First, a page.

Search This Blog and/or Web

BAKING CZECH ROLLS IN CANADA AND USA - Peceme Ceske Rohliky v Kanade a USA

A virtual friend pointed out an interesting web page about baking Czech rohliky (rolls). Mr. Brabec from Canada gave me a permission to translate entire page into English and even use his images. I would like to say Thank You and extend my gratitude to Mr. Brabec for his generosity to share his knowledge with English speaking readers. 
Also, Mr. Brabec has a web site hosting business (please see below at the end of the text if you are interested).
Click on the images if you want to see a bigger photo.

Baking Czech Rolls

Here is the recipe for Czech rolls, which after many try outs I consider the closest recipe to real Czech rolls from my old country. This recipe is especially for my countrymen (and women) living outside Czech Republic, in Canada and USA, and elsewhere in the world. Of course nothing is stopping any gourmand in Czech Republic from baking "rohliky". So go on to bake and enjoy!


7 cups all purpose flour
2 and 1/2 TBSP dry yeast (Fleishmann if possible)
2 and 1/2 tsp salt
2 tsp granulated sugar
1/4 tsp ground caraway
2 TBSP vinegar
16.9 oz. (0.5 liter)  warm 2% milk (I would use 17 oz.)
1+ cup (8-9 oz.) warm water
1/3 cup canola oil

Prepare also:
1/2 cup milk to brush rolls with, poppy seeds, Windsor coarse salt, oil spray (not PAM) to spray baking sheets, flour to sprinkle baking sheets
medium sized bowl, wooden spoon, baking sheets, brush,  pizza cutter, knife and clean hands

Dough Kneading

Put all purpose flour into your bowl (make sure your flour, and other ingredients, have room temperature, otherwise the dough will not rise as well), add dry yeast, salt, ground caraway and sugar. Mix very well with wooden spoon (1-2 minutes). In another bowl mix milk and oil and then add into the flour mixture while stirring. Finally add mixture of warm water and vinegar - vinegar makes your dough to be more elastic and helps to grow the yeast culture. Mix and make sure this last liquid is soaked into the lumpy dough.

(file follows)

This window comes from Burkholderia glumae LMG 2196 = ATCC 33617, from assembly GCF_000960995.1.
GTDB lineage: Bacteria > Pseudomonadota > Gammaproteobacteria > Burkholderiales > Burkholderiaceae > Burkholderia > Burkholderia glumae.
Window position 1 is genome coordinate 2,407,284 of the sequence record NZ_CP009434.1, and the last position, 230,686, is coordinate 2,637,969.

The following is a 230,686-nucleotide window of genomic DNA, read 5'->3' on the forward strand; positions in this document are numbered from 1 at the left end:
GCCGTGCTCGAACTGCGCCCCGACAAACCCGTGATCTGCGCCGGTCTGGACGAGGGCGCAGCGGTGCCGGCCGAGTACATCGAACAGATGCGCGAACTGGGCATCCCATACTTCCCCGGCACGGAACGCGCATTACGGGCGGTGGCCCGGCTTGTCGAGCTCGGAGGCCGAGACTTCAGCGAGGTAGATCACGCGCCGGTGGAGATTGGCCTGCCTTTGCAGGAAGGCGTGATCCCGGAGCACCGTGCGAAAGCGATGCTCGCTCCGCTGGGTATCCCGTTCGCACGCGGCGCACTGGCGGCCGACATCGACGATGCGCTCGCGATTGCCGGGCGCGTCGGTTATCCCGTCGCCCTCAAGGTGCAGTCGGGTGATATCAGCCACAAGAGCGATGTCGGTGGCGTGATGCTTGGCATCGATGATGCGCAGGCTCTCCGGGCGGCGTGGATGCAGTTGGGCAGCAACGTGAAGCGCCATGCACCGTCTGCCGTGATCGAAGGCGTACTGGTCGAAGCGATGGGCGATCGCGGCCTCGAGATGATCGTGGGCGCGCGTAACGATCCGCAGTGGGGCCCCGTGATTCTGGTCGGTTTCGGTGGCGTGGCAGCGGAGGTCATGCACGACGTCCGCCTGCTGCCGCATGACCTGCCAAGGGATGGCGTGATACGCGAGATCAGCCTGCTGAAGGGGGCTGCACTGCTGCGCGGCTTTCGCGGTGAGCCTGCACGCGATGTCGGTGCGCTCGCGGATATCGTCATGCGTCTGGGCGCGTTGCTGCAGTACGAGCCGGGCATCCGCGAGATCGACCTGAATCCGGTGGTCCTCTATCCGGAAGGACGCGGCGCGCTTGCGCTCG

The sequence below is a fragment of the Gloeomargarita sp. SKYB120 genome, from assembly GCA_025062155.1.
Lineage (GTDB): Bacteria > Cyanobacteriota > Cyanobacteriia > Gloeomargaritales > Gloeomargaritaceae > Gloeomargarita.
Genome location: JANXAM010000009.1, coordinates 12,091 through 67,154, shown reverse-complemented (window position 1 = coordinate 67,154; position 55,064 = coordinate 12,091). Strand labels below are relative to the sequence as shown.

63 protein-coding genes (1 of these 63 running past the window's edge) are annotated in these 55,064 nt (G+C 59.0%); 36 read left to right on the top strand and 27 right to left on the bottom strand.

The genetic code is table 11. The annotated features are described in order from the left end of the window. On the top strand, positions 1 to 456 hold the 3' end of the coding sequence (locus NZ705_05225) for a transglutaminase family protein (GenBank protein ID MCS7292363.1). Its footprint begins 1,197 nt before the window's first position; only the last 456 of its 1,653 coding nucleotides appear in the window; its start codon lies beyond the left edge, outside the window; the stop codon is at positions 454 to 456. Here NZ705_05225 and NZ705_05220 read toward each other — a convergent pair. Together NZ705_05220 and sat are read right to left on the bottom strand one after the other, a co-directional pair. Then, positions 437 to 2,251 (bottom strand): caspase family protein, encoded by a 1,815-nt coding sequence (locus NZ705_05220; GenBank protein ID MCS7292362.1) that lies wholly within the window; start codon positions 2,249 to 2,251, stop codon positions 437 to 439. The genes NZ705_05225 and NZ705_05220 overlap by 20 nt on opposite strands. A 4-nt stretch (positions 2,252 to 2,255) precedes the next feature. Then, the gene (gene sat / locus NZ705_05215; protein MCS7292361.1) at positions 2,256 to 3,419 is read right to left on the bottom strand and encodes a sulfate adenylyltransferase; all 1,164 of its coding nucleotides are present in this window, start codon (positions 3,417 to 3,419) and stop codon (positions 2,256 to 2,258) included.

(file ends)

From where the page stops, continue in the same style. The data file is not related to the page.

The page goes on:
Shake your dough out of the bowl onto the surface where you will hand kneed it by folding, turning, and pushing it with your hands - that way you will put into the dough a very much needed air. Your dough should be elastic, smooth and should not be sticky.

About Dough Rising:

After you kneaded the dough very well, put it into the bowl sprinkled with flour and let rise in warm and non drafty place (you can put it into your oven - do not warm it up). The ideal would be to have gas stove, because it warms up the oven to the best temperature for dough rising. After 1 hour your dough should double its size. If dough is rising slowly, move it to a warmer area.

Roll sizes:

You need to divide the dough, but you will divide it according to what size of your rolls you want. After you are finished with dough, it will be about 2100 g (little over 4 lb.)

Large rolls: 130 g each  - 16 rolls
Divide the dough into 4 equal parts, roll out your dough into a flat circle. Then divide the dough into 4 equal sizes.

Regular rolls: 85 g each - 24 rolls
Divide the dough into 4 equal parts, roll out your dough into a flat circle. Then divide the dough into 6 equal sizes.

Small rolls: 55 g each - 36 rolls

Divide the dough into 6 equal parts, roll out your dough into a flat circle. Then divide the dough into 6 equal sizes.

Delicatessen rolls: 40 g each - 48 rolls
Divide the dough into 8 equal parts, roll out your dough into a flat circle. Then divide the dough into 6 equal sizes.

Or you can divide the dough your way. I prefer Small rolls (50 - 55 g).

How to shape your rolls: